MISSISSIPPI â€“ According to Fox News, the FBI continues to investigate the deaths of 15 Marines and one Navy Corpsman who were killed when their U.S. military plane spiraled out of the sky and into a Mississippi field Monday, July 10, 2017.
A KC-130, used as a refueling tanker, “experienced a mishap” when it corkscrewed into a soybean field about 4 p.m. Monday, at a location around 85 miles north of Jackson, the report said. The aircraft’s debris scattered in a radius of nearly five miles.
The Marine Corps said the plane originated from Marine Corps Air Station Cherry Point, N.C. and it was traveling to NAF El Centro, CA.
Kristopher Haugh, Public Affairs Officer at NAF El Centro, U.S. Navy, offered his condolences on behalf of NAF El Centro. â€œOur thought and prayers go out to the families, friends and ship mates of the 15 marines and one sailor who died yesterday in the tragic KC 130 crash in Mississippi. The aircraft was traveling to NAF El Centro for normal training.Â We ask our local community to join us in a moment of silence for these brave service members,â€ Haugh said in a statement.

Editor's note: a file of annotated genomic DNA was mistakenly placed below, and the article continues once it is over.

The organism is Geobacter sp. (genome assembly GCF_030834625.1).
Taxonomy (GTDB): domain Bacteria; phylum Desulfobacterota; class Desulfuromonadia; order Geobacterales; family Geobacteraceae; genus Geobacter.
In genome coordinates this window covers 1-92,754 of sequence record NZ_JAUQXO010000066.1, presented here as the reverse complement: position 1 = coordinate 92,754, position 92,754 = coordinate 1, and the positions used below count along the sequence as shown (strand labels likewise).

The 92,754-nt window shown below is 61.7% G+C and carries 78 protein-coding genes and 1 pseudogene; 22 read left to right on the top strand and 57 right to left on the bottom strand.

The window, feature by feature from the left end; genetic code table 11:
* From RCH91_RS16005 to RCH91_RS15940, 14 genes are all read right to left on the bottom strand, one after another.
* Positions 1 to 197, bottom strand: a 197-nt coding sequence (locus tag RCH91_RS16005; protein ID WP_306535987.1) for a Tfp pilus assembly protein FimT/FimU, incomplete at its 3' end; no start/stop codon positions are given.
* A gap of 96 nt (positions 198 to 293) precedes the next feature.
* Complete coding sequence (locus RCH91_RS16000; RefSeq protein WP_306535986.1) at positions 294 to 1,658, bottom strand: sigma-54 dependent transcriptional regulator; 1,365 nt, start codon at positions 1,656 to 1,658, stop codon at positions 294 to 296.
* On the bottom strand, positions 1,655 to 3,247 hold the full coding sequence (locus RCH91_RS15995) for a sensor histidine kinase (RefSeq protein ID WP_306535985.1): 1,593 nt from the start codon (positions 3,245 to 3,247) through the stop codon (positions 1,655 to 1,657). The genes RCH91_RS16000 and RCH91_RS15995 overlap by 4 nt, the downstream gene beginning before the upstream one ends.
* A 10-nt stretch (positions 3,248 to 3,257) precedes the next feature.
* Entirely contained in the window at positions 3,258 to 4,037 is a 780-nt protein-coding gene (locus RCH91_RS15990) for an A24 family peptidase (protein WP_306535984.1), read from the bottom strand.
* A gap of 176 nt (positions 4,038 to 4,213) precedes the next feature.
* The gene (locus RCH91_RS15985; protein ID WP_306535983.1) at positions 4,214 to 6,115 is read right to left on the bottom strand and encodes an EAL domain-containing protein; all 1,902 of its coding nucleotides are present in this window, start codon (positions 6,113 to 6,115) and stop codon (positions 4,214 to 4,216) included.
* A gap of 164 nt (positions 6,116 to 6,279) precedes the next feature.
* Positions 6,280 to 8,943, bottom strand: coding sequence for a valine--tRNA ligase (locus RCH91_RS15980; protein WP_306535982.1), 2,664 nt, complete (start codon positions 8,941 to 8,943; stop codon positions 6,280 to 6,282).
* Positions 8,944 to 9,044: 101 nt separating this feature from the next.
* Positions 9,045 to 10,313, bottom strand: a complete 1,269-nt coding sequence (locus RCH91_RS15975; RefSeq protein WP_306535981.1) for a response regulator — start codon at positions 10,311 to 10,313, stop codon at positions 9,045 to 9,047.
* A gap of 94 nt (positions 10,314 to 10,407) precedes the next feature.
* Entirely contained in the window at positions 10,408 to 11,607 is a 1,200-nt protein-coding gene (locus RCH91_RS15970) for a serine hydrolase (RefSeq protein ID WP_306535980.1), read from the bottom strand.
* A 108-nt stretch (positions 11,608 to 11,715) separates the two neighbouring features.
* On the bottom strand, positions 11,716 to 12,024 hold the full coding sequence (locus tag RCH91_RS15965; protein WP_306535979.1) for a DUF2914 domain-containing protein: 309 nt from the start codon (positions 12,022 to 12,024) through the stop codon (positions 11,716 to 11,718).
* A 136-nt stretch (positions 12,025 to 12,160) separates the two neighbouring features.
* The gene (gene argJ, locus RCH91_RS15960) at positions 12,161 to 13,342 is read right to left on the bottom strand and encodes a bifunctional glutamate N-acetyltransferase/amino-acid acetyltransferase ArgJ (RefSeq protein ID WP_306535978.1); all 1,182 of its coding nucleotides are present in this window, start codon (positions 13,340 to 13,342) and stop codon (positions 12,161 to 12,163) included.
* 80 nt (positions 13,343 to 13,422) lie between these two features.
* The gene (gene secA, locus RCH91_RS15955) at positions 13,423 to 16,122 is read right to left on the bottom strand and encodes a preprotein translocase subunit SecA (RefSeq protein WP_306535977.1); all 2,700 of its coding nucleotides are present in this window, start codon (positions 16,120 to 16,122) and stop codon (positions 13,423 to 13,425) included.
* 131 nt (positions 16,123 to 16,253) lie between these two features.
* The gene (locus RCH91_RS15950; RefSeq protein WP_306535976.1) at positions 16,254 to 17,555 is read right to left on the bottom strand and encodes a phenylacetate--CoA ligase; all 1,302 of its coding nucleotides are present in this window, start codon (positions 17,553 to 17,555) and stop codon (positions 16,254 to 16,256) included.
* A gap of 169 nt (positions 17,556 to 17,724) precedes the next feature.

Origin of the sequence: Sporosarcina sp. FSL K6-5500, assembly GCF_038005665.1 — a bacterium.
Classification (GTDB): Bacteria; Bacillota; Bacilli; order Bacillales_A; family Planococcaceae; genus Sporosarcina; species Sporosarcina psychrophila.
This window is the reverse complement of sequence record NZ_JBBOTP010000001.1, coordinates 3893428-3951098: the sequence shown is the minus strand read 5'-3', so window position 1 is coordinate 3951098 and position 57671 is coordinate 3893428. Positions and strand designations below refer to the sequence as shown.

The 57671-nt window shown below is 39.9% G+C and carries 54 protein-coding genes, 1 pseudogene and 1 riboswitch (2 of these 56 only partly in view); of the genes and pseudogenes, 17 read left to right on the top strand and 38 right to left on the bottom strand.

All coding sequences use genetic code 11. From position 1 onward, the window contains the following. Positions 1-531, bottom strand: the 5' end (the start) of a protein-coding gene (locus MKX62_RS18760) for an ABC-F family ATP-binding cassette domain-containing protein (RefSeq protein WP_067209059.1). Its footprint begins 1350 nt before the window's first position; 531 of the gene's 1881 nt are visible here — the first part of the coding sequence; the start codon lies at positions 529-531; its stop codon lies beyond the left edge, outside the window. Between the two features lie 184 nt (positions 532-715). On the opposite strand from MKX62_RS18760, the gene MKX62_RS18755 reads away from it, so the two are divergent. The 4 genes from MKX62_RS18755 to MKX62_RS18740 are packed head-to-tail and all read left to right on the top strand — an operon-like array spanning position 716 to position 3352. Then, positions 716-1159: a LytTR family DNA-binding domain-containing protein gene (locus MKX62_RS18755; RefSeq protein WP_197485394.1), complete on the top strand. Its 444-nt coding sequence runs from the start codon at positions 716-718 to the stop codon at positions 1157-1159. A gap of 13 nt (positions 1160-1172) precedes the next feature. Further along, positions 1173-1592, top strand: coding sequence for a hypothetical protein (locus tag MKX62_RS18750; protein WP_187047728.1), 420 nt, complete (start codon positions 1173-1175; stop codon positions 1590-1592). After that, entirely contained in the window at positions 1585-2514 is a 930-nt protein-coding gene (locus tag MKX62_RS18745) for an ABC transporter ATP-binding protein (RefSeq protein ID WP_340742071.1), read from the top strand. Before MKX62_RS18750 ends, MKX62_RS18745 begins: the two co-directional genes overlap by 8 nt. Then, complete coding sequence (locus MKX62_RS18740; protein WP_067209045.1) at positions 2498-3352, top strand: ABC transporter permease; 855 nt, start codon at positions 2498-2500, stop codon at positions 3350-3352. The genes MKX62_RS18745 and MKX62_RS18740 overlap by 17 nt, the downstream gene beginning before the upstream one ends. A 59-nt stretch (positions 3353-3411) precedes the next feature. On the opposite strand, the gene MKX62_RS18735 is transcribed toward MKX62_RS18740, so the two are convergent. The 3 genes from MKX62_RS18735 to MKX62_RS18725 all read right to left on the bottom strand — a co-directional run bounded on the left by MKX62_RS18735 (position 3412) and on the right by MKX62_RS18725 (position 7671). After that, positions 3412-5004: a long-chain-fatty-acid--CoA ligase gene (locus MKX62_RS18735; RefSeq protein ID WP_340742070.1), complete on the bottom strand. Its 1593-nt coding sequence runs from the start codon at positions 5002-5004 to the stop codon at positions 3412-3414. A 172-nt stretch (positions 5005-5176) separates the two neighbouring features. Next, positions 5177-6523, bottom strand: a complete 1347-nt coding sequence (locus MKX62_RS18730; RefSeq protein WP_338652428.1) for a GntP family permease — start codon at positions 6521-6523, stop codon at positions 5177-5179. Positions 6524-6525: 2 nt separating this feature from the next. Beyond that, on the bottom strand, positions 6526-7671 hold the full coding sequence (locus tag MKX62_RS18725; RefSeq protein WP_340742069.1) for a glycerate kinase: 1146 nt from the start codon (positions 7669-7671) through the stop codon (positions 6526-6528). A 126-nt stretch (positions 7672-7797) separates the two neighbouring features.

The Marine Corps said in a statement to local news on Tuesday that 15 Marines and a Navy Corpsman were aboard the aircraft and killed in the crash. Their bodies were recovered late Monday,Â Leflore County Emergency Management Agency Director Frank Randle told reporters. A witness said some bodies were found more than a mile from the crash. The identities of the people killed have not been released.
Equipment that included “various arms ammunition and personal weapons” were also on the aircraft.
Alan Hammons, an official at Greenwood Airport, told WNCN that the aircraft suffered a “structural failure” at 20,000 feet. The Clarion Ledger reported that the plane departed from Naval Support Activity Mid-South Base in Millington, TN.
An intense fire, fed by jet fuel, hampered firefighters, causing them to turn to unmanned devices in an attempt to control the flames, authorities said in the report. There were several high-intensity explosions.